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Christian

carnivorous plants in Jackson County, Mississippi

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Hi all,

we have been at several locations in Jackson County. The first one is just a few miles away from the Stone County Sarracenia alata population. There we found some Drosera, Pinguicula primuliflora as wella as some S. alata :)

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A bit further in the south we could find some more S. alata, one of them had a frog in it :)

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We had the great luck (totally unplaned, just by chance) to meet the Manager of the Sandhill Crane National Wildlife Refuge in the early afternoon that day. He told us to know some carnivorous plants location in the Refuge, which he wanted to show us. As we all knew, that this is a chance we won't have again we were more than happy to go with him.

On the way to the location we got to see couple with it's chick of the rare Sandhill Crane.

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In the refuge, we could see the following plants:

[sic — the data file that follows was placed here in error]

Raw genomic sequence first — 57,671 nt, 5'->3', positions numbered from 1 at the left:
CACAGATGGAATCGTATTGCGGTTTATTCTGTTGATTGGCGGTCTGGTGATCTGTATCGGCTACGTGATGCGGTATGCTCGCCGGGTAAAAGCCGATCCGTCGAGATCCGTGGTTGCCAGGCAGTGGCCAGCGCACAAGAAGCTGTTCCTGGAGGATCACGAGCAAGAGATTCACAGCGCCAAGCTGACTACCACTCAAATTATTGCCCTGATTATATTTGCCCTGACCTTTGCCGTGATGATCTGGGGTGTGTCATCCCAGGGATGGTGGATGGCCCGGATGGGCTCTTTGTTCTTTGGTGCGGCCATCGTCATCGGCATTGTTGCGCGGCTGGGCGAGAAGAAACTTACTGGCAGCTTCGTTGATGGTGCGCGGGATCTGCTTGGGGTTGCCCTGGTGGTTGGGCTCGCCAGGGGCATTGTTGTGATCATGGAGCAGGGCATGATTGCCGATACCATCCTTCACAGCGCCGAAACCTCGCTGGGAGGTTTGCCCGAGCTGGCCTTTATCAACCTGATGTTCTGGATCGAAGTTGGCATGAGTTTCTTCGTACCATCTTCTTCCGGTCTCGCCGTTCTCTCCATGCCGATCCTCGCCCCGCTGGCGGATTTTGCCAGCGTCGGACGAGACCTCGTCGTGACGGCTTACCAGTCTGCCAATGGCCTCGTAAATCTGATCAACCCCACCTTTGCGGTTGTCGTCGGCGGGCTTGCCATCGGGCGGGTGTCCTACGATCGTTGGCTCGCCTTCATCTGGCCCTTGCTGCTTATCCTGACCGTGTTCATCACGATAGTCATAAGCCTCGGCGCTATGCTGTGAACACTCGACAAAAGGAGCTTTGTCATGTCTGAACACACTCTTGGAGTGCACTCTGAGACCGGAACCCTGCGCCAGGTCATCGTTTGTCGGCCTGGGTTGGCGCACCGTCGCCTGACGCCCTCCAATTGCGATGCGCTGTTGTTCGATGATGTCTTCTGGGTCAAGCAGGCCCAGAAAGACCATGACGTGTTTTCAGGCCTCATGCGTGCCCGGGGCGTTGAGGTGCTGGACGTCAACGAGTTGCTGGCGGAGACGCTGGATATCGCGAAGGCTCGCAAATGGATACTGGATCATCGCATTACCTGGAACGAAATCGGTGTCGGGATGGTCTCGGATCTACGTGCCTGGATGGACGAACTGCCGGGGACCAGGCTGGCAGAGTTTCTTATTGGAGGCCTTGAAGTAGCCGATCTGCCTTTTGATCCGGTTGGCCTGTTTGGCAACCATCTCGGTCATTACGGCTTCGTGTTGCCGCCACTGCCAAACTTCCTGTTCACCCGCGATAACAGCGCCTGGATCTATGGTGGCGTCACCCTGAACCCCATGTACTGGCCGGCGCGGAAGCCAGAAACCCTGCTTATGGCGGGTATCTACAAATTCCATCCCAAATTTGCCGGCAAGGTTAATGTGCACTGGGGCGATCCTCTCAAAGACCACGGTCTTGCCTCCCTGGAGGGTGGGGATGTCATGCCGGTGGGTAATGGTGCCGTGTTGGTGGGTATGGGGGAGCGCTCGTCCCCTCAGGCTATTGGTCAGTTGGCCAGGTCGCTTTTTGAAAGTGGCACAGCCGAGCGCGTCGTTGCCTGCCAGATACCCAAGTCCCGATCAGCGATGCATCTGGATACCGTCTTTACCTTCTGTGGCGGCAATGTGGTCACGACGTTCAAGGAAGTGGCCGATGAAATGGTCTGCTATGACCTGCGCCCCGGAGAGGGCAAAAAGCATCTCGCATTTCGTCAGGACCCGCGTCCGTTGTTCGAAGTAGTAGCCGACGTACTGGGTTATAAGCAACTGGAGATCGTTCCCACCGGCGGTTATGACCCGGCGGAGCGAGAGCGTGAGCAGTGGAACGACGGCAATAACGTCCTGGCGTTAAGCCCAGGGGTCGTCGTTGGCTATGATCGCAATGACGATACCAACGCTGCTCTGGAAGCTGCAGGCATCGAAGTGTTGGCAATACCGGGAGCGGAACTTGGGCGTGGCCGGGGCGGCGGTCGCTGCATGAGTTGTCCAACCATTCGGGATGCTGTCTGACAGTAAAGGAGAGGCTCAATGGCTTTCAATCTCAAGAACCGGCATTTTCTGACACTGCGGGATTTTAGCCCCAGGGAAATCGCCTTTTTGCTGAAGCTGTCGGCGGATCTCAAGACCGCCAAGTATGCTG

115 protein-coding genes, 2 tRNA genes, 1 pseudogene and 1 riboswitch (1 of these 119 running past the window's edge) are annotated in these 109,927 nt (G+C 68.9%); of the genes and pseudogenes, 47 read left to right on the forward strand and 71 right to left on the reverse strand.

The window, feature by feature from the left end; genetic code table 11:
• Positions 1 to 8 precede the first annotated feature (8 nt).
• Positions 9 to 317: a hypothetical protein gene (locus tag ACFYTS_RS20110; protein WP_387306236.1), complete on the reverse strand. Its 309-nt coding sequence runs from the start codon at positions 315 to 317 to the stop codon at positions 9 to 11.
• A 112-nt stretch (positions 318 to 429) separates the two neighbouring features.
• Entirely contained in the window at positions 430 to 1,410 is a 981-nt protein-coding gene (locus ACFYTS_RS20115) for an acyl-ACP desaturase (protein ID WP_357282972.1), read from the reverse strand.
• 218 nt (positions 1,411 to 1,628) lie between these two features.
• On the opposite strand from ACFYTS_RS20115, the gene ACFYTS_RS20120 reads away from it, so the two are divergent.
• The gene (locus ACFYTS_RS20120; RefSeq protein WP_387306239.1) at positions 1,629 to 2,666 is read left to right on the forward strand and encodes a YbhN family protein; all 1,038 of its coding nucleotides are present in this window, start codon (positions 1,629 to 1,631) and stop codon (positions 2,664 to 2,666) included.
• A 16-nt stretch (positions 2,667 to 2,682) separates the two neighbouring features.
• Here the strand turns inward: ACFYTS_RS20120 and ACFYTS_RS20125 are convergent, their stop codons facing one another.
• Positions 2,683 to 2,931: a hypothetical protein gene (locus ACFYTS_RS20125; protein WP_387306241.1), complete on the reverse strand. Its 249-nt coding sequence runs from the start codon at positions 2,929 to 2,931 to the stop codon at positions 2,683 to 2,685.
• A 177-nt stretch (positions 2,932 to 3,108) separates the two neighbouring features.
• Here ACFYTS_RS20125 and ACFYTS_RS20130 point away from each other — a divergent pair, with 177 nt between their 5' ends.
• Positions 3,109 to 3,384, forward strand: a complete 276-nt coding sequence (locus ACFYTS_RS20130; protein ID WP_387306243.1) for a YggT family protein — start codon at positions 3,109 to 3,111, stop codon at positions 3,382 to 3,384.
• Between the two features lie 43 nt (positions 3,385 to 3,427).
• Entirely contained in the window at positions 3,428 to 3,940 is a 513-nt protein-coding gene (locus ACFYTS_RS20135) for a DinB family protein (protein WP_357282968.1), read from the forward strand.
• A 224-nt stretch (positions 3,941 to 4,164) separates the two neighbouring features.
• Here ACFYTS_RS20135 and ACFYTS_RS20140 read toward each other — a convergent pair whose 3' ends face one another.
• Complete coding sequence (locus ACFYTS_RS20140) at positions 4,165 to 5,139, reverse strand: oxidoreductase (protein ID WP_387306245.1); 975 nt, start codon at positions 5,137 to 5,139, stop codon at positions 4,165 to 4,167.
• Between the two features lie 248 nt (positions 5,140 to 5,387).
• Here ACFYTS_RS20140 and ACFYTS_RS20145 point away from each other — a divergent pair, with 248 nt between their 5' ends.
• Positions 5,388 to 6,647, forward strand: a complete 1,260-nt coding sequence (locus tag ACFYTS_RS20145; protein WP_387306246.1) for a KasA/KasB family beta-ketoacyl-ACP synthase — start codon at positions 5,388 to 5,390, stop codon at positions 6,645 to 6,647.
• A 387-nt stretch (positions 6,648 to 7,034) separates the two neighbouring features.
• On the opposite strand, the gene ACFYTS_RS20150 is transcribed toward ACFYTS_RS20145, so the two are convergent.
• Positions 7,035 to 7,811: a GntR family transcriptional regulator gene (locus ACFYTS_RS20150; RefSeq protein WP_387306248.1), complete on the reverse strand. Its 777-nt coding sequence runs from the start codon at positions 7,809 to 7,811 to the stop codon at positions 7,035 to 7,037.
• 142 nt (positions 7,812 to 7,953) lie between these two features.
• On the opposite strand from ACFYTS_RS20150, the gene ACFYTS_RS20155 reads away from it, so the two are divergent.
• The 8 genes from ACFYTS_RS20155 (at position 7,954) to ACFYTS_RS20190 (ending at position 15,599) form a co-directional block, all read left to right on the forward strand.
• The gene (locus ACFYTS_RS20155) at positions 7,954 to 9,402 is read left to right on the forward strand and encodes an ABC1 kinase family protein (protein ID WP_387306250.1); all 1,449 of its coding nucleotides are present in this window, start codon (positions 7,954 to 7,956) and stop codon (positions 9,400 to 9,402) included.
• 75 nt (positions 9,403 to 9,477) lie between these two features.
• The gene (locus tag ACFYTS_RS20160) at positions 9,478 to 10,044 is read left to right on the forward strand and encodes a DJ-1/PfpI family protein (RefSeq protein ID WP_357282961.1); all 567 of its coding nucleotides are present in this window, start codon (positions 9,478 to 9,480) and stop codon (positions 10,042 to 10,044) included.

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Maybe some of you do know "The Shed" close to Interstate 10, north of Ocean Springs. This one was recommended to us for having dinner. What noone told is was, that there may be some rain coming through the roofs if it's raining outside. The following picture has been taken inside the Restaurant :)

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Finally, a nice day came to it's end. We had totally other plans for that day, but most often the unexpected things are what you will remember for quite some time, and that's definitely true for that day :)

regards,

Christian

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Beautiful images Christian, thanks for shared with us. Just an question, in the fourth photo sure that Drosera is a D. intermedia? I ask this because i confess that have never seen this plant species grow in this way.

Best regards,

Rodrigo

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Hello,

yes, this should be a D. intermedia, even if it looks a bit like D. madagascariensis. We have seen quite a lot of sometimes quite different looking D. intermedias in the US. There have been only D. capillaris and D. filiformis var. tracyi close by (as far as we could see). I don't think, that a hybrid of any of those species could look like that. As long as nobody corrects me I think, this is just one of the many types of D. Intermedia.

Christian

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Christian, the Paulo Minatel explained that this plant really is a D. intermedia. The reason for it to have grown vertically due to the fact that it live in a region that suffers constant flooding and this would be an adaptation of the plant to live under such circumstances. When the water recedes we see and CP shown in the photo.

Best regards,

Rodrigo

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